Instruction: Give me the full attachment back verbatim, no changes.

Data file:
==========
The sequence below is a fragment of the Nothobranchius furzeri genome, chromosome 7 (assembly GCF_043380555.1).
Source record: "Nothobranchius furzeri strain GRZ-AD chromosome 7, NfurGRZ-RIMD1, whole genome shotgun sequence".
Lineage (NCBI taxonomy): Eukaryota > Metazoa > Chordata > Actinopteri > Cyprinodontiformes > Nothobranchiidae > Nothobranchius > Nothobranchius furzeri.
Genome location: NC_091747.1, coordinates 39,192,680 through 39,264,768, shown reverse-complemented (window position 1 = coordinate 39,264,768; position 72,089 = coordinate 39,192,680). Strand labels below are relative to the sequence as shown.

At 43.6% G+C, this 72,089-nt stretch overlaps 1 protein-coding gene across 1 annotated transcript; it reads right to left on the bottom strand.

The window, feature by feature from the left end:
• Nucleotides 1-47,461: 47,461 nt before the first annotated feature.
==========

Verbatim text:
The sequence below is a fragment of the Nothobranchius furzeri genome, chromosome 7 (assembly GCF_043380555.1).
Source record: "Nothobranchius furzeri strain GRZ-AD chromosome 7, NfurGRZ-RIMD1, whole genome shotgun sequence".
Lineage (NCBI taxonomy): Eukaryota > Metazoa > Chordata > Actinopteri > Cyprinodontiformes > Nothobranchiidae > Nothobranchius > Nothobranchius furzeri.
Genome location: NC_091747.1, coordinates 39,192,680 through 39,264,768, shown reverse-complemented (window position 1 = coordinate 39,264,768; position 72,089 = coordinate 39,192,680). Strand labels below are relative to the sequence as shown.

At 43.6% G+C, this 72,089-nt stretch overlaps 1 protein-coding gene across 1 annotated transcript; it reads right to left on the bottom strand.

The window, feature by feature from the left end:
• Nucleotides 1-47,461: 47,461 nt before the first annotated feature.